Interview with Dr. John J. Clague

Welcome to the first Geo-Insider interview on the sedimentology theme! 


  We sincerely thank Dr. John J. Clague for his time and for sharing his expertise with us! 

John Clague is Emeritus Professor at Simon Fraser University. He was educated at Occidental College (BA), the University of California Berkeley (MA), and the University of British Columbia (PhD). Clague worked as a Research Scientist with the Geological Survey of Canada from 1975 until 1998. In 1998 he accepted a faculty position in Department of Earth Sciences at Simon Fraser University. Clague is a Quaternary geologist with research specializations in glacial geology, geomorphology, natural hazards, and climate change. Clague is a Fellow of the Royal Society of Canada, former President of the Geological Association of Canada, and Past-President of the International Union for Quaternary Research and Engineers and Geoscientists British Columbia (EGBC). He received an Honorary PhD from the University of Waterloo in 2017 and in 2020 was inducted as an Officer of the Order of Canada. Although ‘retired’, Clague is currently Editor in Chief of the journal Natural Hazards.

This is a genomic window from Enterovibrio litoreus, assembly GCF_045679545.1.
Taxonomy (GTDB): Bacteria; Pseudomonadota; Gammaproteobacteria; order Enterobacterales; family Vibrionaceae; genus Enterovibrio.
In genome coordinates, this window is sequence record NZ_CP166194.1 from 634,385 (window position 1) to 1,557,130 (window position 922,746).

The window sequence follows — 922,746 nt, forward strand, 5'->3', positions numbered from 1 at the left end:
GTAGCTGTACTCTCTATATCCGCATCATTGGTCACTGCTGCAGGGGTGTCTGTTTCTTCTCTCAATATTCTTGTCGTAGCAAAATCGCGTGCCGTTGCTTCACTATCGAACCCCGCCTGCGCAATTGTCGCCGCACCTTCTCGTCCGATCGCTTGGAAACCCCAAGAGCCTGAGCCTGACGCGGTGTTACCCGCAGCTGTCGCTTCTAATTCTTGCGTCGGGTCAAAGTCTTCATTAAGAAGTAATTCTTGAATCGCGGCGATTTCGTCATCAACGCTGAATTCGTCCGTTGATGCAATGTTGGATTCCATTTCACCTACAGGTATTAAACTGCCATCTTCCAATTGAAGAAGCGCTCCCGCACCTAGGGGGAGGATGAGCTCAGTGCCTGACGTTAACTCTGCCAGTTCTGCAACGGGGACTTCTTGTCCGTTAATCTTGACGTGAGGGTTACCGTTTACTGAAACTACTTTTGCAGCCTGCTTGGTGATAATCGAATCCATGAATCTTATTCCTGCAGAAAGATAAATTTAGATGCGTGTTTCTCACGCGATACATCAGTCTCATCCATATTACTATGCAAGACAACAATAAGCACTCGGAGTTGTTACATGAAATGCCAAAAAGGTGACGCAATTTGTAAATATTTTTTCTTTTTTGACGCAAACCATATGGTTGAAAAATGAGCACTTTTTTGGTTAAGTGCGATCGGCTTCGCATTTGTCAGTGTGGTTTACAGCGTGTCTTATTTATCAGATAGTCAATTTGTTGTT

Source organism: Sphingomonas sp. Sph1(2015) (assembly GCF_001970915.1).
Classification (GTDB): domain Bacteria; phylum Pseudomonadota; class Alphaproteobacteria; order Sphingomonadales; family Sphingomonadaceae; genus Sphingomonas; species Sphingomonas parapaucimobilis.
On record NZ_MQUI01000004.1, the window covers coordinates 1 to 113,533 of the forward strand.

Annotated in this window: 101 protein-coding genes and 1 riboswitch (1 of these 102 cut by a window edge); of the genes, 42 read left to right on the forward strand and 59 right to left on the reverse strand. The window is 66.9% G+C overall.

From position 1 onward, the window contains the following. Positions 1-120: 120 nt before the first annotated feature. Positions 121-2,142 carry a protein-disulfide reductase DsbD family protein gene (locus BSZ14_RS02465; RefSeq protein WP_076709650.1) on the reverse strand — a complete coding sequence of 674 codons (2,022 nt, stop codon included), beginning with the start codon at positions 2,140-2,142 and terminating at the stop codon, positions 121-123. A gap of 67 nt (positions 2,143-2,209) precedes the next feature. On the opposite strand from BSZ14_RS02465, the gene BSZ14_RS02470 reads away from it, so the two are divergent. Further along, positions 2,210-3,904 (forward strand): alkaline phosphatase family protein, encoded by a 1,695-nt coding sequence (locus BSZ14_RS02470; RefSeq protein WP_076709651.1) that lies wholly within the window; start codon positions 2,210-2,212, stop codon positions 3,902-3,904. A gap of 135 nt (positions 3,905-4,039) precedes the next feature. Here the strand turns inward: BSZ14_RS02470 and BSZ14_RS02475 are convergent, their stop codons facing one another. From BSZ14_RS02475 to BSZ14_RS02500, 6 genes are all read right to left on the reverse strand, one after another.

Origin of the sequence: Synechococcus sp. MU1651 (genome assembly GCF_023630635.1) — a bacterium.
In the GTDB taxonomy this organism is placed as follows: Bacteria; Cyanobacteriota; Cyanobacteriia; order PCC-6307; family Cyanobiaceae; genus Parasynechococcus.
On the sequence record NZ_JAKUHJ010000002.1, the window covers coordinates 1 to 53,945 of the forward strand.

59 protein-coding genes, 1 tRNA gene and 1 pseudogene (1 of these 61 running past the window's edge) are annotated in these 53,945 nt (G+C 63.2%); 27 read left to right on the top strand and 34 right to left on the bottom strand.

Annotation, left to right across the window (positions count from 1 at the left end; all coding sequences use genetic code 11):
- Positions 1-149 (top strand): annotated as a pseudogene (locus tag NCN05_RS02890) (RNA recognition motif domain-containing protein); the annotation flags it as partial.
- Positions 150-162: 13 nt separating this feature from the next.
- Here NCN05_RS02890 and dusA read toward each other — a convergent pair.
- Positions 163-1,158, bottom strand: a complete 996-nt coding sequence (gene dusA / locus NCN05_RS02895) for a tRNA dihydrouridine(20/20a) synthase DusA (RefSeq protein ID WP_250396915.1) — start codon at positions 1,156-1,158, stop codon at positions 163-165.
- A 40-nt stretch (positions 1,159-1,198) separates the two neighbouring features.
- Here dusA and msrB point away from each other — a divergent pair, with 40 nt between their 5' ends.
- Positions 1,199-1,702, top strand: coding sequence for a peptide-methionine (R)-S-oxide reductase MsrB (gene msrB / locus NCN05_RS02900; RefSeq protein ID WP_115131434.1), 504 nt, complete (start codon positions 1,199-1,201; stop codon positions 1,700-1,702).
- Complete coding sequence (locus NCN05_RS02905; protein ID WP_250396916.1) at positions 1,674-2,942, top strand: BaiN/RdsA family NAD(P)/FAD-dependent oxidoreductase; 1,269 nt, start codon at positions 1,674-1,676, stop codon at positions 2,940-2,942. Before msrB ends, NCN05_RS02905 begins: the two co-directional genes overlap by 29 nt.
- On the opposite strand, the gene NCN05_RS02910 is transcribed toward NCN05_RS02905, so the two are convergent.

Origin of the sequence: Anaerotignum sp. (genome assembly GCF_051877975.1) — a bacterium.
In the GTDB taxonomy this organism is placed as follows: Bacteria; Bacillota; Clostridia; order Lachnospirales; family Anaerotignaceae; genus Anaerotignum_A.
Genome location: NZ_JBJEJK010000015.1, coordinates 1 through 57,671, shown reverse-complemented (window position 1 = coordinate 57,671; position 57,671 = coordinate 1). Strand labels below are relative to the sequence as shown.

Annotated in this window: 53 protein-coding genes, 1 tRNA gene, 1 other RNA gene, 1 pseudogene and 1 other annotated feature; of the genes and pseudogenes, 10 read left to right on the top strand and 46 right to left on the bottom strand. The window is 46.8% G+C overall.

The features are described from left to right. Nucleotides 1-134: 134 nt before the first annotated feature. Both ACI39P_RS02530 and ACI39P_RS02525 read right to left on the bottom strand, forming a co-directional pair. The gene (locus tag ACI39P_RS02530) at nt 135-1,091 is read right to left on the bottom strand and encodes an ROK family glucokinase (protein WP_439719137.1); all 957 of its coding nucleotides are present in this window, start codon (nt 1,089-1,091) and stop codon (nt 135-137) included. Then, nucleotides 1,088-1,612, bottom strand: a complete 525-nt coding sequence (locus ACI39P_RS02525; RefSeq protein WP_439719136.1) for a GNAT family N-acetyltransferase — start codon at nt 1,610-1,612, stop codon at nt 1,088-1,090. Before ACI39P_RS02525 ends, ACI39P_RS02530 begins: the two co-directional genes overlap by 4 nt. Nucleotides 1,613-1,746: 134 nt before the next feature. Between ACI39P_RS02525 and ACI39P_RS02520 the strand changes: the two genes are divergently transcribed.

Get to Know

In this interview you will find out…

  • How scientists reconstruct the past environments (examples of methods).
  • Why sedimentology is useful and important for the global community.
  • Some personal favorite carrier moments from Dr. Clague.
  • Advice on how to better share the interest for sedimentology (with stories too!).
  • and more!!!

Stay Informed

After watching the interview you might find interesting…

  1.  The paper mentioned in the interview by Dr. John J. Clague et al: Blais-Stevens, Andrée & Clague, John & Mathewesd, R. & Hebdae, R. & Bornholdf, B.. (2003). Record of large, Late Pleistocene outburst floods preserved in Saanich Inlet sediments, Vancouver Island, Canada. Quaternary Science Reviews – QUATERNARY SCI REV. 22. 10.1016/S0277-3791(03)00212-9
  2. Other Geo-Insider content on this theme!
Thank you very much for watching!!!
Special thanks to Courtney Jermyn, the Director of Earth Science Matters, for making this interview possible!